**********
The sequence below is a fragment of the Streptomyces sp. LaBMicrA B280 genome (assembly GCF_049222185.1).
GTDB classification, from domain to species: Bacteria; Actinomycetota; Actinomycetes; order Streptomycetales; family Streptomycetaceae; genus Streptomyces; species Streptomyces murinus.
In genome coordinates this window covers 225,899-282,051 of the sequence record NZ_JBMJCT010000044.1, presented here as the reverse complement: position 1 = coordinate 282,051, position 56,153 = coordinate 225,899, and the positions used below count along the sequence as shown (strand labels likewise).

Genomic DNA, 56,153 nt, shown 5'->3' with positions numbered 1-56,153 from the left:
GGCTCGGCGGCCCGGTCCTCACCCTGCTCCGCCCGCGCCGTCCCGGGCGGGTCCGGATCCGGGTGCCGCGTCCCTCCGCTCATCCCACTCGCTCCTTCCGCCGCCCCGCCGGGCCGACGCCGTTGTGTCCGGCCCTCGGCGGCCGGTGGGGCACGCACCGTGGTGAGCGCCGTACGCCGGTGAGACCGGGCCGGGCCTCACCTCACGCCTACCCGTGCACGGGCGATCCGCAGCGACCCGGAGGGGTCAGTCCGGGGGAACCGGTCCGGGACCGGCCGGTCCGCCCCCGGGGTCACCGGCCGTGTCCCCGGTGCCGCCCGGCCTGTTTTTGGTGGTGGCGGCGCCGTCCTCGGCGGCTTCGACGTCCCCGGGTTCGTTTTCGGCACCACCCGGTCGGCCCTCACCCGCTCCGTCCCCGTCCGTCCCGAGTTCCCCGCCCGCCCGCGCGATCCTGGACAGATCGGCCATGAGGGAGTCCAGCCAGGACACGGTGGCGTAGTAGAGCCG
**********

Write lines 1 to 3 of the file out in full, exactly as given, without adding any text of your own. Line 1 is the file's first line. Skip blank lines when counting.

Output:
The sequence below is a fragment of the Streptomyces sp. LaBMicrA B280 genome (assembly GCF_049222185.1).
GTDB classification, from domain to species: Bacteria; Actinomycetota; Actinomycetes; order Streptomycetales; family Streptomycetaceae; genus Streptomyces; species Streptomyces murinus.
In genome coordinates this window covers 225,899-282,051 of the sequence record NZ_JBMJCT010000044.1, presented here as the reverse complement: position 1 = coordinate 282,051, position 56,153 = coordinate 225,899, and the positions used below count along the sequence as shown (strand labels likewise).